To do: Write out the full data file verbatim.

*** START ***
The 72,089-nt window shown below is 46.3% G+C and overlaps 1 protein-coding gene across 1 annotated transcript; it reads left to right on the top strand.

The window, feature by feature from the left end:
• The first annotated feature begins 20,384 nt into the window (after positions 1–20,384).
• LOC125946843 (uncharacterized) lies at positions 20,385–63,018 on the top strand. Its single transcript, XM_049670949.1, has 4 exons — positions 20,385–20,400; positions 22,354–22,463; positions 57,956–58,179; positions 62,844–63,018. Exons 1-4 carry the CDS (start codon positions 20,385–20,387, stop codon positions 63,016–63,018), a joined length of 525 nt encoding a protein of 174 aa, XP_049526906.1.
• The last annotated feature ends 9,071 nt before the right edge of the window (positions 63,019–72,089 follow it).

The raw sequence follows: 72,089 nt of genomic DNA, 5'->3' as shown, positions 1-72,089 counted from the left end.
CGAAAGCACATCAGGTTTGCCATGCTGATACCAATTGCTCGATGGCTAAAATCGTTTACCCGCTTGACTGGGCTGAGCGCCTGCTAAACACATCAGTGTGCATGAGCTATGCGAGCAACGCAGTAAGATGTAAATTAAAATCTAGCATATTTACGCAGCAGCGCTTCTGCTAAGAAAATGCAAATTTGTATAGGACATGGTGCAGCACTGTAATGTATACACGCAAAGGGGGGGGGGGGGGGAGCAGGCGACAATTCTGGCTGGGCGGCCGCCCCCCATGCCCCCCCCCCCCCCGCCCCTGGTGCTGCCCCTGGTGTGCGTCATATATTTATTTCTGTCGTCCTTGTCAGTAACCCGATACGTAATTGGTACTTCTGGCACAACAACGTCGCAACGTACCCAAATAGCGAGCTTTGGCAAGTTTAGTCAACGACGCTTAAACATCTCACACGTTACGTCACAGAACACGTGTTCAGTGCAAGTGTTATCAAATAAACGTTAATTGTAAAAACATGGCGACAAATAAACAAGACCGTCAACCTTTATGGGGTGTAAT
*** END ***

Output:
The 72,089-nt window shown below is 46.3% G+C and overlaps 1 protein-coding gene across 1 annotated transcript; it reads left to right on the top strand.

The window, feature by feature from the left end:
• The first annotated feature begins 20,384 nt into the window (after positions 1–20,384).
• LOC125946843 (uncharacterized) lies at positions 20,385–63,018 on the top strand. Its single transcript, XM_049670949.1, has 4 exons — positions 20,385–20,400; positions 22,354–22,463; positions 57,956–58,179; positions 62,844–63,018. Exons 1-4 carry the CDS (start codon positions 20,385–20,387, stop codon positions 63,016–63,018), a joined length of 525 nt encoding a protein of 174 aa, XP_049526906.1.
• The last annotated feature ends 9,071 nt before the right edge of the window (positions 63,019–72,089 follow it).

The raw sequence follows: 72,089 nt of genomic DNA, 5'->3' as shown, positions 1-72,089 counted from the left end.
CGAAAGCACATCAGGTTTGCCATGCTGATACCAATTGCTCGATGGCTAAAATCGTTTACCCGCTTGACTGGGCTGAGCGCCTGCTAAACACATCAGTGTGCATGAGCTATGCGAGCAACGCAGTAAGATGTAAATTAAAATCTAGCATATTTACGCAGCAGCGCTTCTGCTAAGAAAATGCAAATTTGTATAGGACATGGTGCAGCACTGTAATGTATACACGCAAAGGGGGGGGGGGGGGGAGCAGGCGACAATTCTGGCTGGGCGGCCGCCCCCCATGCCCCCCCCCCCCCCGCCCCTGGTGCTGCCCCTGGTGTGCGTCATATATTTATTTCTGTCGTCCTTGTCAGTAACCCGATACGTAATTGGTACTTCTGGCACAACAACGTCGCAACGTACCCAAATAGCGAGCTTTGGCAAGTTTAGTCAACGACGCTTAAACATCTCACACGTTACGTCACAGAACACGTGTTCAGTGCAAGTGTTATCAAATAAACGTTAATTGTAAAAACATGGCGACAAATAAACAAGACCGTCAACCTTTATGGGGTGTAAT